Recent tests conducted by the NAB and NPR have raised questions regarding wireless FM modulators. Some of these products are apparently over FCC Part 15 limits.
The view of this situation is somewhat different, depending on whether one is a broadcaster or a consumer electronics maker, for obvious reasons. As manufacturers, we generally look to comply with existing regulations as much as broadcasters do, but recent events have shown that not all regulations are being observed, or at least not with the same attention to detail.
When we’re discussing wireless FM modulators, or “mods,” we’re generally talking about the low-power intentional radiating devices that are expected to transmit a weak signal a short distance to an FM receiver. By “short distance,” I mean perhaps a meter or two.
FCC rules are located in Title 47 of the Code of Federal Regulations. CFR 47, Part 15 covers these items. Part 15.239 and Part 15.209 cover the requirements under which these devices operate, with measurement specifications in several places including ANSI/IEEE standard C63.4.
Was I speeding, officer?
Many consumer applications for these modulators are for the mobile (car) environment – using a modulator to play your iPod, for example, over your OEM car stereo. A wireless modulator that strictly complies with Part 15 limits will sometimes have noisy audio in a real-world environment.
The device would need higher than Part 15 power to get clean performance under the majority of normal conditions. Markets such as New York City don’t have any open channels, so there is an ongoing motivation for transmitting higher power.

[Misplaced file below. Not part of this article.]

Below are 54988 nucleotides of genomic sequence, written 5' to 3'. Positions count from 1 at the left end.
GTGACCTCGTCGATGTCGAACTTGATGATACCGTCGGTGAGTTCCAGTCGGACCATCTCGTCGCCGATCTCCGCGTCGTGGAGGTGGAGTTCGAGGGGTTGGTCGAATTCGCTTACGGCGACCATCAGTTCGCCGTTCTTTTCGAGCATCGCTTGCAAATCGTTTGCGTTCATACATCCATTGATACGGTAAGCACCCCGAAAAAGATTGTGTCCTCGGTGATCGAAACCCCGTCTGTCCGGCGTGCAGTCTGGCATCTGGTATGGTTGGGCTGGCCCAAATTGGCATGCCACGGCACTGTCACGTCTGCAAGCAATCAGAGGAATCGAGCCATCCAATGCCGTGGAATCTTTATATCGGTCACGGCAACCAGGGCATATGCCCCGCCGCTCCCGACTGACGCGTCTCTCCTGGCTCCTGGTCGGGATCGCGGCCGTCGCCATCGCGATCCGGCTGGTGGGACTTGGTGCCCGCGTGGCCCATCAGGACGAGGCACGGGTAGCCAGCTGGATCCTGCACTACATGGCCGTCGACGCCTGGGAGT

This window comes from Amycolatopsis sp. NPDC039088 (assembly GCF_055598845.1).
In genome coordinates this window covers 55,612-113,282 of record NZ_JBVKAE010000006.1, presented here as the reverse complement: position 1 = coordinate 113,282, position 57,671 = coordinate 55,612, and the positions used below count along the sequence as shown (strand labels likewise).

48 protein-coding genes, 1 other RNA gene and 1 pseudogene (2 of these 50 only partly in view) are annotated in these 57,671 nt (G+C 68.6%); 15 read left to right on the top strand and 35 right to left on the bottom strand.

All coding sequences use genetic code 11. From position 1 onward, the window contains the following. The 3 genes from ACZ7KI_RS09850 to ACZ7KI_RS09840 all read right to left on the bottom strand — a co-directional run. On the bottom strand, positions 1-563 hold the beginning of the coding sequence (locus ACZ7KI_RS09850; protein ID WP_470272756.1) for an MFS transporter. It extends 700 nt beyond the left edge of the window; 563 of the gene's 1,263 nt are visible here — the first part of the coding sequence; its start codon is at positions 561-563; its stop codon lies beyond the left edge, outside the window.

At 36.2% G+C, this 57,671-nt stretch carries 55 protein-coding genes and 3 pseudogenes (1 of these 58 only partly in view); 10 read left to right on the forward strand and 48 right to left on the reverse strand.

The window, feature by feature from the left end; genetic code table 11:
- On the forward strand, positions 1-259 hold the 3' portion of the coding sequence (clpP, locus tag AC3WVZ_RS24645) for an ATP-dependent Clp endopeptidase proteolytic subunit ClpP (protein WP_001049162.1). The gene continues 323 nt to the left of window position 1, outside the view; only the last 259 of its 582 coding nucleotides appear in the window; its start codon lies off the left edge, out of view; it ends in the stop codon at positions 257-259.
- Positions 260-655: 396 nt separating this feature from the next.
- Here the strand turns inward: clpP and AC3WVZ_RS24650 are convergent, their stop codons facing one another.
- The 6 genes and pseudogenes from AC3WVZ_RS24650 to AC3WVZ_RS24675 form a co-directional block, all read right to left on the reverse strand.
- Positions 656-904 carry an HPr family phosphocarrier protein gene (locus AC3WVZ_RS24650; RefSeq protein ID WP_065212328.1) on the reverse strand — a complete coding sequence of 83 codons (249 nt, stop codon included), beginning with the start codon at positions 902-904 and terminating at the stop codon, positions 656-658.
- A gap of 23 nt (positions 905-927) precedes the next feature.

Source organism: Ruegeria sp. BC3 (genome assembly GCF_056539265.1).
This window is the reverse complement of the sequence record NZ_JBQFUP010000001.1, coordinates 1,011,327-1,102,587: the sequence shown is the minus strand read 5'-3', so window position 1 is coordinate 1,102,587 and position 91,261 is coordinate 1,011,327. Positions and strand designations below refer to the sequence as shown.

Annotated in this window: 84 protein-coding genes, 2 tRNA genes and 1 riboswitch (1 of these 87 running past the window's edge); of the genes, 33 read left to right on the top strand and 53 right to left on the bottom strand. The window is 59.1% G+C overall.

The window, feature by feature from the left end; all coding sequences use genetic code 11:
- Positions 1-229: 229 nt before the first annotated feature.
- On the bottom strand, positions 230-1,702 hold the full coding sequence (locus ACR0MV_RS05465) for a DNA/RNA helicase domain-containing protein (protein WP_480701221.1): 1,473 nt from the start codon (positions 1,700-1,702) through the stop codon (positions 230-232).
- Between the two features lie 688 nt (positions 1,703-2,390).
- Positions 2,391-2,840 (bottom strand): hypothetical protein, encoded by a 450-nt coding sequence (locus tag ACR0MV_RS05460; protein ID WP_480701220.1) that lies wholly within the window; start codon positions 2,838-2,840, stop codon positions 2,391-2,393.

Put another way, the existing Part 15 limits don’t allow for reliable transmission enough of the time that consumers will be happy with the product. This leads to consumer calls and complaints – on the CE side. Of course, transmitting too much power leads to calls and complaints to the broadcasters, and eventually a letter from the FCC.
Apparently, the Part 15.239 limits have been watched somewhat less than a desert speed limit. That is, “everyone” went over the limits, and “everyone knew” that it was “okay.” This situation has been developing since about 2002.
Information available at that time indicated to us that some small companies had started offering product that significantly exceeded the limits. Apparently, this situation has grown to include larger companies.
Now that the FCC has lowered the boom, there are certainly more than a few engineers at more than a few companies – large and small – scrambling for fixes, rework, etc., before they get their letter.
What do you mean by ‘measured,’ exactly?
Of course, even if you strictly complied with the FCC limits in the required test procedures, you don’t have a solid picture of what is happening with modulators and cars out in the field. The FCC testing is typically done on a wooden rotating table. Some of the industry testing involves measuring field strength outside the car, which brings to light an interesting point.